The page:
Global Warming - Pharmaceutical Executive

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Global Warming
The Japanese Pharma League has spent almost $50 billion in a whirlwind year of foreign deals. But as the case of Astellas illustrates, becoming a global player in a game of catch-up will cost more than just money


Pharmaceutical Executive


Coming of Age

But there's more to going global than buying biotechs, as Astellas showed by moving its global development headquarters to North Deerfield, IL, the old Fujisawa US base. "It was critical [for us to] get to the major pharmaceutical market in the world," says Fitzsimmons. "We also did it to have closer relationships with FDA, to tap into US and European talent, and to build on our two decades of infrastructure here."

In the 1980s, Fujisawa was the first Japanese pharma to have a small top-to-bottom organization (R&D, sales, legal, compliance) in the US, according to Morrison & Foerster's Michael Braun, who did legal work for the company. "Basically, the Japanese companies did not have the confidence that they could establish infrastructure in the US to compete adequately."

As a result, they depended on the sales muscle of US pharmas to market their drugs—an arrangement that proved incredibly lucrative for the Americans. For example, in the early '70s, a Japanese team at Sankyo made one of the industry's most profitable discoveries: the $26 billion statin class. To sell their statins in the US, Sanyko and Shionogi used the marketing clout of Bristol-Myers Squibb and AstraZeneca, respectively, and were content to pocket a small percentage of the profits. Under similar agreements, Takeda's Actos (the top-selling diabetes drug) is copromoted by Eli Lilly, and Otsuka's Abilify (for schizophrenia) is copromoted by BMS.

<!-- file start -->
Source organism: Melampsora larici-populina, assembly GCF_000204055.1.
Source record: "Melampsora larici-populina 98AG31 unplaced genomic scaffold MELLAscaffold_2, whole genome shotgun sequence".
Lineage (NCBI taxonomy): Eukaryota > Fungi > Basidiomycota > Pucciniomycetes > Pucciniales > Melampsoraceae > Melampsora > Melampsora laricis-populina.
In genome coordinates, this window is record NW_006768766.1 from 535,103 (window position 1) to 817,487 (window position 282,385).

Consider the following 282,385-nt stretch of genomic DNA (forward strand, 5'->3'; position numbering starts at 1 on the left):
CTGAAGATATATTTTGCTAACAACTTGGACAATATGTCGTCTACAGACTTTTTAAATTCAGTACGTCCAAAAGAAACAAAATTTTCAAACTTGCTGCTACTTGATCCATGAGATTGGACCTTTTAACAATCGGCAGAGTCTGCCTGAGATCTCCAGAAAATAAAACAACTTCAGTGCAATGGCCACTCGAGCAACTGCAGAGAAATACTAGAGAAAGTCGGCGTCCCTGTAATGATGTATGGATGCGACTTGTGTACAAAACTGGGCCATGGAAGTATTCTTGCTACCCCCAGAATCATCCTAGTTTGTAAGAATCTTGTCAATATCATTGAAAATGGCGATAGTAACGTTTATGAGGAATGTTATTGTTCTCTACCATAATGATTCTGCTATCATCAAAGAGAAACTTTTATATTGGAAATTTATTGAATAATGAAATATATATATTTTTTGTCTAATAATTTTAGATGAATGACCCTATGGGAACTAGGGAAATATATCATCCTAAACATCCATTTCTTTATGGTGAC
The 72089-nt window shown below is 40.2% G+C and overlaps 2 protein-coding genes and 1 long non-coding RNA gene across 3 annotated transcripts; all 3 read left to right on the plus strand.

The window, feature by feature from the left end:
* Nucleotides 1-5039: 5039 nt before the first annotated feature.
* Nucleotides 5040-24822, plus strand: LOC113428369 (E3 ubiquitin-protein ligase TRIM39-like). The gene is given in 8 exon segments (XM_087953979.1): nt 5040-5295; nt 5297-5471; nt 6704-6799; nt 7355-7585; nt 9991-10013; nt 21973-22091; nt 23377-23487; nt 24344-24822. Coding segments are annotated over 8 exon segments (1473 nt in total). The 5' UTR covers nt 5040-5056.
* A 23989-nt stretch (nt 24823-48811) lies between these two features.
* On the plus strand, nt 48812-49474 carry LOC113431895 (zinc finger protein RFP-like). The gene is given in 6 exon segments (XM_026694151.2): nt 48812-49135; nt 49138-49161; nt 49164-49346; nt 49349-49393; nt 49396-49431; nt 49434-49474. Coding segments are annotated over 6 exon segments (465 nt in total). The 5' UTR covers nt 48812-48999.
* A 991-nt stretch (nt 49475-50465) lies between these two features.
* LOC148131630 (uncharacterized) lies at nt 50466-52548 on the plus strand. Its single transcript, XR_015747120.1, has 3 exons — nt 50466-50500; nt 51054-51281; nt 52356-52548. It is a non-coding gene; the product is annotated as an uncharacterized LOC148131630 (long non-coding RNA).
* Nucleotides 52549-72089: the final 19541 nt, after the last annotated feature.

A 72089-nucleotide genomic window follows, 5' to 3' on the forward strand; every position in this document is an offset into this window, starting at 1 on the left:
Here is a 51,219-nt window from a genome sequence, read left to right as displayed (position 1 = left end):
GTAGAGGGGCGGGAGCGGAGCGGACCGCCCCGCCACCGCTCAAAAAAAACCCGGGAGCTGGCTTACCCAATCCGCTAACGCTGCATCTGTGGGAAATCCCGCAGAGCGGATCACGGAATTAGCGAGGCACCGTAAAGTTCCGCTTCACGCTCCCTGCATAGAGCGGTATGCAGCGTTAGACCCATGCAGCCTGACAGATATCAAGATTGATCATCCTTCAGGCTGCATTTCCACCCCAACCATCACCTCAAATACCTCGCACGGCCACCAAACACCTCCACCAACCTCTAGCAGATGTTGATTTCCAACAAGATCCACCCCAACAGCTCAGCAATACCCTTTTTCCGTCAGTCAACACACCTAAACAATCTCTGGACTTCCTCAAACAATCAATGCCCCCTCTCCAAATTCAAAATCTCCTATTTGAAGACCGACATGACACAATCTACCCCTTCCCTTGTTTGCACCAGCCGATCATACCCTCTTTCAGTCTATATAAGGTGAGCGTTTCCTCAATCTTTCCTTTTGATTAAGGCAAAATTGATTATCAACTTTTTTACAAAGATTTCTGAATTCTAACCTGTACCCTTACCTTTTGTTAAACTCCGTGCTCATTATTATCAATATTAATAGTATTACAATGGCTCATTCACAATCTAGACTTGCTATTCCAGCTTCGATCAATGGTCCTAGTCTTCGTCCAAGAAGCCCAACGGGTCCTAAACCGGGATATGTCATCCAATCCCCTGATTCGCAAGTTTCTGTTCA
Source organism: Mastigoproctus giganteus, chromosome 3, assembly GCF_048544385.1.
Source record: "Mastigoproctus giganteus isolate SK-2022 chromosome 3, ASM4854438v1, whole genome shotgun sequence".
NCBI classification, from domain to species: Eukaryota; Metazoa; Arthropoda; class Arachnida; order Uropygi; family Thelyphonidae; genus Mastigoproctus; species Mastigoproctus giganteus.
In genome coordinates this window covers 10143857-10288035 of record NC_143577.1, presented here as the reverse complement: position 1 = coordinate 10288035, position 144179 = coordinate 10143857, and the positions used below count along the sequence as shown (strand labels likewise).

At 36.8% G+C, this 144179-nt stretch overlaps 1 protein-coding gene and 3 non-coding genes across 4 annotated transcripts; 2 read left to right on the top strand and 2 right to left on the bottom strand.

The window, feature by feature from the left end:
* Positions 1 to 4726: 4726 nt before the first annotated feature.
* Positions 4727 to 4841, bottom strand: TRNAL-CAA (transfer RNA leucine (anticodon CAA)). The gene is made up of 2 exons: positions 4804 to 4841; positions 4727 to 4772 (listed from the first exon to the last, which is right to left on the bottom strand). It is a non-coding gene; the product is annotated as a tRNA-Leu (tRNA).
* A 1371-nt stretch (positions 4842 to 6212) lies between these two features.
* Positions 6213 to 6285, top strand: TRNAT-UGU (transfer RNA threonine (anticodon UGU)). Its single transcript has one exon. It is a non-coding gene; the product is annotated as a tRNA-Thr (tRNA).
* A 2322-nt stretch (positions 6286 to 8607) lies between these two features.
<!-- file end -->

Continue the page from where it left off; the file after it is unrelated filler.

"Until recently, they were satisfied to take the proverbial 10 percent and leave the rest to the Western companies doing the selling," says IMS's Hill. "There was no pressure. They just focused on their home market and thought, 'The US market is too different—we can't figure it out.'"

But now there is pressure. "There has been a definite change in the Japanese companies' involvement in the copromotion of their products," says Frost & Sullivan's Daniel Ruppar. "They are now interested in having more control over their products and building up sales forces."

That's why it was so significant when Takeda announced in March that it was ending its involvement in TAP Pharmaceuticals, the company's 30-plus-year-old joint venture with Abbott, widely viewed as one of the most successful joint ventures in US business history. TAP's end symbolizes for many the end of Japanese pharmas' dependence on US multinationals.

"The Japanese companies are coming of age," says Morrison & Foerster's Mark Wicker. "They're announcing that they can and will compete in the world market by selling their drugs themselves rather than relying on Western companies."


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